Fast Facts About Glass Bottle Recycling

Fast Facts About Glass Bottle Recycling

The beauty of using glass containers is they can be used over and over again for a multitude of purposes, including the making of new glass containers. Glass is 100% recyclable and it will never lose its purity or its quality. It can take long time for glass to fully break down in a landfill environment. However, recycling glass can turn an old bottle to into a new one to reappear on the grocery store shelves fairly efficiently.

Glass has been around for centuries. It is made up of many natural ingredients including silica (sand), soda ash, and limestone. Also added to the mix is cullet, an industry term for recycled glass that's considered furnace-ready. The cullet used in the glass bottle manufacturing process is procured from recycled glass that's waste glass, which is glass found to have imperfections in the production line. Recycling is also important for the protection of the environment and from a manufacturing standpoint, using recycled glass saves energy and reduces emissions as cullet melts at a lower temperature.

The Process of Glass Bottle Recycling

Consumers and businesses are encouraged to recycle their glass bottles and jars to decrease the amount of waste ending up in landfills. Manufacturers of glass containers always have a need for recycled glass, as they require high quality cullet to be used for making new glass containers. While not all glass (windows, bakeware) is suitable for recycling into new products, glass containers for food and beverages are of the highest quality and the most sought after.

Many state and local government offices throughout the country offer recycling programs which accept glass, aluminum, paper, cardboard, and other items to reduce the amount of waste going to landfills. The process of recycling is an ongoing loop which involves:

    Recycling Drop-Offs/Collection - Depending on where you live, recyclables may be picked up curbside on a regular schedule or a drop-off location has been designated, which houses the bins needed for sorting the recyclables.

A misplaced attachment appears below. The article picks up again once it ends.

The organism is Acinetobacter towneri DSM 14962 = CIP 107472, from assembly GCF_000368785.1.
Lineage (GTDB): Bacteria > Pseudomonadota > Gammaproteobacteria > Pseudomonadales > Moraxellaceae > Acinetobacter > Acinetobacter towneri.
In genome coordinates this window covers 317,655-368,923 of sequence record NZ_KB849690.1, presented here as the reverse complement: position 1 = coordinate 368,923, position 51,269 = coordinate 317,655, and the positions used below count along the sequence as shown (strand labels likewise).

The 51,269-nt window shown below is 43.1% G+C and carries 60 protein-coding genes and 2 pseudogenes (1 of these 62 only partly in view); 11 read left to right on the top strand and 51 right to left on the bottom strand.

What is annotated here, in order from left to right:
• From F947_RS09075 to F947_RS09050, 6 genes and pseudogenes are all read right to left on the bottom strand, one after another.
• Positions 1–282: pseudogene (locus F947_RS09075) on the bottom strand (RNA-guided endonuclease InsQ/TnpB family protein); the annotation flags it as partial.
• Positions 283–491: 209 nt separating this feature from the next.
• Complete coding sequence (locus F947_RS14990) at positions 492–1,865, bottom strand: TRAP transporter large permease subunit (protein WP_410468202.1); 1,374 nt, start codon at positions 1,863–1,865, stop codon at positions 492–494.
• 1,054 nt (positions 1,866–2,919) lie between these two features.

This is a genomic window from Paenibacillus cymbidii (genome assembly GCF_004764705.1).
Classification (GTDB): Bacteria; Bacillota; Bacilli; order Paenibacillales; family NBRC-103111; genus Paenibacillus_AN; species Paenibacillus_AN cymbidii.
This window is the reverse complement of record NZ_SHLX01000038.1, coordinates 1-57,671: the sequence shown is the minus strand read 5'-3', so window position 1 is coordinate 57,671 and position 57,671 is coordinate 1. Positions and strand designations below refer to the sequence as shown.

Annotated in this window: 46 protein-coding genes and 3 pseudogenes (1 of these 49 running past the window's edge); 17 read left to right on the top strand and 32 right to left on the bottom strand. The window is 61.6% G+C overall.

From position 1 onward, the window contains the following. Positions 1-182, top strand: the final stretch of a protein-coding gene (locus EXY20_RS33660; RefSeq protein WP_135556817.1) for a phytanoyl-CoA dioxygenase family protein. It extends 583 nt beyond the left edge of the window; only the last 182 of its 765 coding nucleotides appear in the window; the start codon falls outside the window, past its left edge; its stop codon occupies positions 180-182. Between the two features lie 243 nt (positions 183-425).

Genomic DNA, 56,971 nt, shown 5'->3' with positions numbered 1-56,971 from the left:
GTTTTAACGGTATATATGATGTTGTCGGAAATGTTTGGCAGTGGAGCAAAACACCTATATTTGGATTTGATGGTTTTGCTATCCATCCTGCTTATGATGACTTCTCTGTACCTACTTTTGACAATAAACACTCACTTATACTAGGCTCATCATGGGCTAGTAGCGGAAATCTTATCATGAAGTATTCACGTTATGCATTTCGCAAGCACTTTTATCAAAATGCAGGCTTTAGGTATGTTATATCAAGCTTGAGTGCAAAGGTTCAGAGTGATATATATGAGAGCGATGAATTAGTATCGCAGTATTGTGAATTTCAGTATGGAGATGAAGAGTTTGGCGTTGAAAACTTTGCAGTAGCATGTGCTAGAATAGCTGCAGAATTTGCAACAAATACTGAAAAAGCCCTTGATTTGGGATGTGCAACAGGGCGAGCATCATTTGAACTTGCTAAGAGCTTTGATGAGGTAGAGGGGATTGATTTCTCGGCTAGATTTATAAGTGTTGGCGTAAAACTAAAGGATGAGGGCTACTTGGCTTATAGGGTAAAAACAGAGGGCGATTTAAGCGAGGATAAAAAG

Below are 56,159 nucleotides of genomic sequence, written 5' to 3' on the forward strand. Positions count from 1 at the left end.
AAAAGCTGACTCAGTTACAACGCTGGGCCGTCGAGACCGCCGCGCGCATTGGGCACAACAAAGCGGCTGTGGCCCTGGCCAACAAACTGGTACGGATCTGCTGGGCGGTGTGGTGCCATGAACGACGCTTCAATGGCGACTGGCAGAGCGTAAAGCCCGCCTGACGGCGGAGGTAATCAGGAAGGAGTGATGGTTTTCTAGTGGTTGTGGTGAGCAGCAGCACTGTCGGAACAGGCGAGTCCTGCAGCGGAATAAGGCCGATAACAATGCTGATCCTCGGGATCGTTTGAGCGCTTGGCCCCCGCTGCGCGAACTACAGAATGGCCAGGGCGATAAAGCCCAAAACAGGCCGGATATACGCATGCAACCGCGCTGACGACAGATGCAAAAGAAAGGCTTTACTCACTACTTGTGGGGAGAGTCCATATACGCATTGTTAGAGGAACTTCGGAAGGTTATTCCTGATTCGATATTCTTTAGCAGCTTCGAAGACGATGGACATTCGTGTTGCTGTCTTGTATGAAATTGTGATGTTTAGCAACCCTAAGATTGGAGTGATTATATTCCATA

Delivery - Once the items have been collected, they are delivered to a MRF (material recovery facility) to be separated by material type.

    Processing - All collected glass will be sent from the MRF to a glass processing company, where it will be separated from the trash and debris and sorted by color. The recycled glass cullet (crushed glass) can then be sold to glass container manufacturers to be turned into new glass bottles and jars.

    Resale - Products are constantly being sold in new glass containers, which will go on to be recycled and continue the loop.

Know Your Recycling Etiquette

Most local recycling drop offs have signage posted indicating the need for clean recyclables. While dirty food containers won't derail further collection efforts, it is a good idea to recycle glass items after having first cleaned them. This practice will pay out in the long run. Municipal centers typically sort recycling first by type and then by quality. They also separate clean recyclables from the dirty ones. Clean recyclables pay a higher rate than the dirty ones so municipalities will receive more money, which eventually can help reduce costs for taxpayers. Unclean recyclables can still be used but they require more preparation work from the manufacturer's perspective.

Glass containers on the market may contain up to 95% recycled glass. Furthermore, an estimated 80% of all recycled glass becomes a brand-new glass container. Recycling also helps conserve natural resources. For every ton of glass recycled by consumers, more than a ton of raw materials is saved, which includes a thousand pounds of sand and hundreds of pounds of sodium carbonate and limestone. This saves glass bottle manufacturers time and money, which can then be passed along to their wholesale glass container customers.

For an infographic on the glass manufacturing process, click here: Infographic - From Grit to Glass, How Are Glass Bottles Made.

View the video: From Grit to Glass: How Glass Bottles are Made

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